Lag B’Omer – Humility of Humility
An old Jewish joke goes something like this:
During Shabbat is the Sabbath day, the Day of Rest, and is observed from Friday night through Saturday night. Is set aside from the rest of the week both in honor of the fact that God rested on the seventh day after creating the world. On Shabbat, many Jews observe prohibitions from various activities designated as work. Shabbat is traditionally observed with festive meals, wine, challah, prayers, the reading and studying of Torah, conjugal relations, family time, and time with friends. services the Rabbi kneels and puts his forehead to the floor and says,
“Before you oh Lord, I am nothing.”
The Cantor looks at him, thinks it couldn’t hurt, and kneels, puts his forehead to the floor, and says, “Before you oh Lord, I am nothing.”
Ben Shapiro in the fifth row is watching this and thinking that it was a pretty good idea, so he goes in the middle of the isle, kneels and puts his forehead to the floor and says,
“Before you oh Lord, I am nothing.”
The Rabbi nudges the Cantor. “Look who thinks he’s nothing!”
Oh the vanity of our humility! Humility is a tricky thing. We know that humility is the key to learning, to being open to new ideas and inspiration. We know that thinking we “know it all” is a direct path to sin. And yet, how hard it is to maintain our humility in a world where we are often asked to sell ourselves, to brag about our successes in order to be noticed, to make sure we have a “brand” and collect as many likes on social media as possible?
And then we recover by professing our humility for all who will listen. “Before you, oh Lord, I am nothing!” we proclaim so proudly of ourselves.
Today, on this day of the From the second day of Passover until Shavuot, Jews count seven weeks – seven times seven days – to commemorate the period between the Exodus from Egypt and the Revelation at Sinai. When the Temple stood, a certain measure (omer) of barley was offered on the altar each day; today, we merely count out the days., we are asked to focus on humility within humility – to be humble with our humility. What could that possibly mean?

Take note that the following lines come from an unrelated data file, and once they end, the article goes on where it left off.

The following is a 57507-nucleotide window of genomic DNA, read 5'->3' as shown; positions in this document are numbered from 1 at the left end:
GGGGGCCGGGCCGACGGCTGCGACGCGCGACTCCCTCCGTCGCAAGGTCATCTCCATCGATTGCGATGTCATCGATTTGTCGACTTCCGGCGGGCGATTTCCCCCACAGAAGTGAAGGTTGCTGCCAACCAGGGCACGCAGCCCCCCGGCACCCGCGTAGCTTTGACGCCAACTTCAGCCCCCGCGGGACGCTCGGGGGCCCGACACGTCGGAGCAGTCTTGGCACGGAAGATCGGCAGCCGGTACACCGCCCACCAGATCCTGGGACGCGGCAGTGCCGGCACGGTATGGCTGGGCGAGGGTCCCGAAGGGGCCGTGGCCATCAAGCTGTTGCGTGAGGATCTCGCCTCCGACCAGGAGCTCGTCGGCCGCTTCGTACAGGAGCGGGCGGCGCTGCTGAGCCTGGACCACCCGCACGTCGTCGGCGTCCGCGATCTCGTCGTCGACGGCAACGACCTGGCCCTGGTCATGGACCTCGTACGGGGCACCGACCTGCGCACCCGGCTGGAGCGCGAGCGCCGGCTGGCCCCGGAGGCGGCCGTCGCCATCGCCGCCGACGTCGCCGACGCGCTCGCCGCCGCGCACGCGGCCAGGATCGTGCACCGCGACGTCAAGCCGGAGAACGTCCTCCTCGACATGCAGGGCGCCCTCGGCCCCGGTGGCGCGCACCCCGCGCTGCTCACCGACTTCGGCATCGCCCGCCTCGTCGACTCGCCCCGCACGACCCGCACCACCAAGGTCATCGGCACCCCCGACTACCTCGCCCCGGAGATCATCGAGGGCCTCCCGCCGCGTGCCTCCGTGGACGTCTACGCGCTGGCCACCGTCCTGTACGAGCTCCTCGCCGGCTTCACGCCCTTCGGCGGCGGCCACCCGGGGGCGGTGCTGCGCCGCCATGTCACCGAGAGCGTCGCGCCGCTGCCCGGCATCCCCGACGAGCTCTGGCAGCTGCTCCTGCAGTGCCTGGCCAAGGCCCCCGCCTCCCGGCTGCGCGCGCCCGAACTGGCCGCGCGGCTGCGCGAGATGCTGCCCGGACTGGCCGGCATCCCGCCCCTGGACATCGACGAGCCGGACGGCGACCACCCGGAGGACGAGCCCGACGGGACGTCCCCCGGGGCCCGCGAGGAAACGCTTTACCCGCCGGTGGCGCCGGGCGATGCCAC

The core of humility is honesty. Humility is not about focusing on the limits of our abilities – what we cannot do or do not have – but about a clear assessment of who we are. It is about honestly valuing our skills, talents, and abilities, recognizing them as gifts from God, and constantly checking that we are using them, deploying them, toward God’s will.
It is a false humility that claims we aren’t good at what we do or do not have the talents we have. Like responding to a compliment on our clothing with “oh, this old thing!” or to someone enjoying our food, “oh, I just threw that together!,” it rings hollow – it just isn’t real.
Humble humility requires that we recognize our God-given strengths and talents for what they are and use them accordingly, always grateful to the Source of our existence for using us in such a way.
On this 33rd day of the Omer, we can offer the following prayer:
To the Source of Life itself, may I be made aware of my talents, hone them and use them for your will.
May I be granted the ability to continue to learn, grow, and improve so that I can be of service and use in the work of Lit. Repair of the world According to Jewish mysticism, the world is in a broken state. Humanity's job is to join God, as God's partners, in its repair., repairing your world.
May I never forget that Your life breath motivates and enlivens me to do this work and may I remember that my successes do, indeed, truly belong to you.
May the pride I feel in a job well done or work well accomplished inspire me to greater heights and a passionate desire to teach, lead, and collaborate with others along my path.
And may I never lose sight of the goal to serve you in Truth and make manifest your holiness in the world.
Image by D’vorah Horn from her set of Omer Practice Cards (2016).